Philadelphia police shut down the Occupy ICE and Homeless Against Stop and Frisk camp Tuesday. Occupiers were protesting the U.S. federal Immigration and Customs Enforcement agency (ICE) and hostile policies that target working-class communities of color.
The local action comes as the Abolish ICE movement stages a national day of protest in cities across the United States, including Portland, New York and Sacramento, calling for the termination of ICE.
According to Occupy ICE leaders, the destruction of the camp violates their constitutional right to protest. They also announced they would hold a second demonstration at 5:30 p.m. local time on the east side of City Hall.
Occupy leader Xelba Gutierrez said: "We're going to continue organizing… The protesting is not going to stop."
Protesters had camped outside city hall for three weeks demanding the end to an agreement between the city and ICE to share information through an arrest database known as Preliminary Arraignment Reporting System, or PARS, which expires on August 31.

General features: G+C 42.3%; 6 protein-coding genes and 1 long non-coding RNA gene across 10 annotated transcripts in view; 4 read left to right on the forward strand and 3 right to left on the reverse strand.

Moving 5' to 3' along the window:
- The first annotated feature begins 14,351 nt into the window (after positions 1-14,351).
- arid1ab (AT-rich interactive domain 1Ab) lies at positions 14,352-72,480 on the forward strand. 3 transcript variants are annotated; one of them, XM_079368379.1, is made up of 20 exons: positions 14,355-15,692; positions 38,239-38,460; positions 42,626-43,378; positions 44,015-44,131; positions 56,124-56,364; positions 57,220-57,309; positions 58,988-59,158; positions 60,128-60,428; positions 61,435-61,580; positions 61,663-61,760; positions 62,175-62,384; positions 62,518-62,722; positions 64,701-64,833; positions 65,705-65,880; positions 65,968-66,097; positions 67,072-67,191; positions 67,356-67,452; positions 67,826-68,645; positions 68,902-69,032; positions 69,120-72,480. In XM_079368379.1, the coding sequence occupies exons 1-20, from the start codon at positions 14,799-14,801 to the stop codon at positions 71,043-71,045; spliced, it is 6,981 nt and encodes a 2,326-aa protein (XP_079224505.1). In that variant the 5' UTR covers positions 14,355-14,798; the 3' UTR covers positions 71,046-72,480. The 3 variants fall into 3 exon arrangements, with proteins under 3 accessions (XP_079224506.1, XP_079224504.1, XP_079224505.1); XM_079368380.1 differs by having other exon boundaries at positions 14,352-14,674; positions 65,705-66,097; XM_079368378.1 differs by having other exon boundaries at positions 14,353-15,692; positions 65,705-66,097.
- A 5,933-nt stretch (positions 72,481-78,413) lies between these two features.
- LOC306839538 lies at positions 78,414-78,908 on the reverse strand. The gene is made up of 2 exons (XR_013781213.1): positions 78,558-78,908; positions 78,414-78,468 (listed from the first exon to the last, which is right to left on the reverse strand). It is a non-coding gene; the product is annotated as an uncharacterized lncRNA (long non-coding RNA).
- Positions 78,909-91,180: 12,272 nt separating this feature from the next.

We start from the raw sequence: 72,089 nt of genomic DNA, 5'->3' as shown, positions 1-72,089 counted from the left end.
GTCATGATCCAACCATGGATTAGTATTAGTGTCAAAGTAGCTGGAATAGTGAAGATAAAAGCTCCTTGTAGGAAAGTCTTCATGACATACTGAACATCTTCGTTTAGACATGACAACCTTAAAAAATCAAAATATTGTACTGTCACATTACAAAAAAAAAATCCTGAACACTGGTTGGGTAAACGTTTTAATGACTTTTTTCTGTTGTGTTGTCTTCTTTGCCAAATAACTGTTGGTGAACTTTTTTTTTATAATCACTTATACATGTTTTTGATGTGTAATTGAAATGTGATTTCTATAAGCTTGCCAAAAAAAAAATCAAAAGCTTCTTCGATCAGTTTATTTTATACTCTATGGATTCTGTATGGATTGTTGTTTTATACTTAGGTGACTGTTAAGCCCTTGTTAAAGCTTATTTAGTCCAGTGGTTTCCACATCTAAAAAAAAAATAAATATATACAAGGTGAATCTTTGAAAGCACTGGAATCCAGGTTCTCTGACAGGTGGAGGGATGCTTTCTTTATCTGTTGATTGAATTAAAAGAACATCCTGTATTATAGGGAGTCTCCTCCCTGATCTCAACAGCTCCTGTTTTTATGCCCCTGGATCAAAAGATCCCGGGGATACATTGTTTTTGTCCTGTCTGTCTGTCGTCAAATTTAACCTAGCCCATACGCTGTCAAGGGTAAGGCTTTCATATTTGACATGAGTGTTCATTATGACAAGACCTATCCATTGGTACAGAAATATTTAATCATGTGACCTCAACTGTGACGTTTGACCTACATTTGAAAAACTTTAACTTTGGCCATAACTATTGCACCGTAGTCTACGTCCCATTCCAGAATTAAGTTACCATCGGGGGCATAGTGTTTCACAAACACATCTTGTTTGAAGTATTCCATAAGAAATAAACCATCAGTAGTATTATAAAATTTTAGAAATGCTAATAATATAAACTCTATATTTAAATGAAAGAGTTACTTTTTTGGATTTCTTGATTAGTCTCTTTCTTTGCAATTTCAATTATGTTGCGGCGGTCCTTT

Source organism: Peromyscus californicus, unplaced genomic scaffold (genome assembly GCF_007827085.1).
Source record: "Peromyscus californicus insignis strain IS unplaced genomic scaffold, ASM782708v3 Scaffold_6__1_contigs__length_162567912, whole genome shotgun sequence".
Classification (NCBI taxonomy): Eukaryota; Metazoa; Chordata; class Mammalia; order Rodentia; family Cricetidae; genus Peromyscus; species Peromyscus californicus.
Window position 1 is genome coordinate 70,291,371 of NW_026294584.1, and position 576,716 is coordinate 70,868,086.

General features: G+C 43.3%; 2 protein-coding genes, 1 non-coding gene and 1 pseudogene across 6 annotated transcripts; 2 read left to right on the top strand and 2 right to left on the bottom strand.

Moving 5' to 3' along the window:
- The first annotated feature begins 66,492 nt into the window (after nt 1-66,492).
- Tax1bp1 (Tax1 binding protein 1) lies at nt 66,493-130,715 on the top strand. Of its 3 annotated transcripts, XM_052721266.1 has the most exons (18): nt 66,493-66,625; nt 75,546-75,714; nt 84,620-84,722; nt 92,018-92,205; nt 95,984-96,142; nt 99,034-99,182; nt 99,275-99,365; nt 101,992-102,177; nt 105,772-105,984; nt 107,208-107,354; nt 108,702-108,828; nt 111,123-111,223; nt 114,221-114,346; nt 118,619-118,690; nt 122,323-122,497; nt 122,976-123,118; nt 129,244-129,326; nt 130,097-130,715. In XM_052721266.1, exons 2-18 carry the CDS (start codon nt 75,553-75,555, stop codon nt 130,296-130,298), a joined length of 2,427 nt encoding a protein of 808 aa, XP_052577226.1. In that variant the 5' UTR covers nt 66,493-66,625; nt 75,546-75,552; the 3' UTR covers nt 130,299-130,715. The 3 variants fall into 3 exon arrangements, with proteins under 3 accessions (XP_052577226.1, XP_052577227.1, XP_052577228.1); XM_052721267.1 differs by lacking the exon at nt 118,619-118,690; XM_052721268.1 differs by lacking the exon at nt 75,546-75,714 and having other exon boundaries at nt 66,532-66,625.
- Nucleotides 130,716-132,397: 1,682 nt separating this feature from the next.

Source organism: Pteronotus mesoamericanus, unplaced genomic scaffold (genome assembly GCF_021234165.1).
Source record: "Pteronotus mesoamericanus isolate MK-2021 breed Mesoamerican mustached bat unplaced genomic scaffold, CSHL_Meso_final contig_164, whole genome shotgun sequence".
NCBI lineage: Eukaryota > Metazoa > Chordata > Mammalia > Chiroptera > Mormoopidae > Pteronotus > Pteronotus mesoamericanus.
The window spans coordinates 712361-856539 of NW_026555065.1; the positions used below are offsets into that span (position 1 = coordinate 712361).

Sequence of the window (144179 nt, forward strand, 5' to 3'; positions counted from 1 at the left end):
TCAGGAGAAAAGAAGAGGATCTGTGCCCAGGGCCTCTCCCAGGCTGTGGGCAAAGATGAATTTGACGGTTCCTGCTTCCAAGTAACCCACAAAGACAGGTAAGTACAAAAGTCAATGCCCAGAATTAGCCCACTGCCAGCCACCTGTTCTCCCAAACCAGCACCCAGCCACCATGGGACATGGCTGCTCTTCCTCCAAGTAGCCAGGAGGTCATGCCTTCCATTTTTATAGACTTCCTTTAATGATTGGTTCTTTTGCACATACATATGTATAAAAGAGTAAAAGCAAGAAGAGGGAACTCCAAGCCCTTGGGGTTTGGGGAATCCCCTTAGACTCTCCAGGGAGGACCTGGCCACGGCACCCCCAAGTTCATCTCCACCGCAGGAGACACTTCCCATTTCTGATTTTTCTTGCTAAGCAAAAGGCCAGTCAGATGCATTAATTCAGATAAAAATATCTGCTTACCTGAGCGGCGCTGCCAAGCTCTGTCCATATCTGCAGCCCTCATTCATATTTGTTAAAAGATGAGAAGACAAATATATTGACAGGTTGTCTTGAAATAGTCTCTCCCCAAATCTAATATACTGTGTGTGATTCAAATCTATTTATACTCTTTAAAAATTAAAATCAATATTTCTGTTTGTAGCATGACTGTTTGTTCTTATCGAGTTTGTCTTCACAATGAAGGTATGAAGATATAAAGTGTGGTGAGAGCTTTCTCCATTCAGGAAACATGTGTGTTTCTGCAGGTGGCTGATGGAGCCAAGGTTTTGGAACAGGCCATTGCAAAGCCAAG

On Friday, Philadelphia Mayor Jim Kenney announced the city will terminate the data-sharing agreement.
ICE officials criticized the city's action, arguing it "needlessly compromis(ed) public safety," while U.S. Department of Homeland Security spokeswoman Katie Waldman warned it would result "in the city harboring criminal aliens."
On Saturday, a day after the city agreed to terminate PARS, the group removed its tents. However, on Sunday, they established a new camp near City Hall, demanding the closure of a family detention center in Berks County, and an end to stop-and-frisk policies by the police.
Occupy ICE organizers said: "We have observed over the past 22 days of occupation and outreach at City Hall that many people in Philadelphia make an intuitive connection between the PARS program and the city's official policy of 'Stop and frisk,' which Mayor Jim Kenney promised to halt three years ago while he was on the campaign trail."
The new camp would have also been used to monitor the situation with PARS.
At least two protesters were arrested by Philadelphia police, local news reported. This summer around 36 people were arrested in other anti-ICE protests within the state.
At about 2:00 p.m. local time, 'Abolish ICE' activists held protests at media conglomerate Comcast demanding they end a contract with ICE.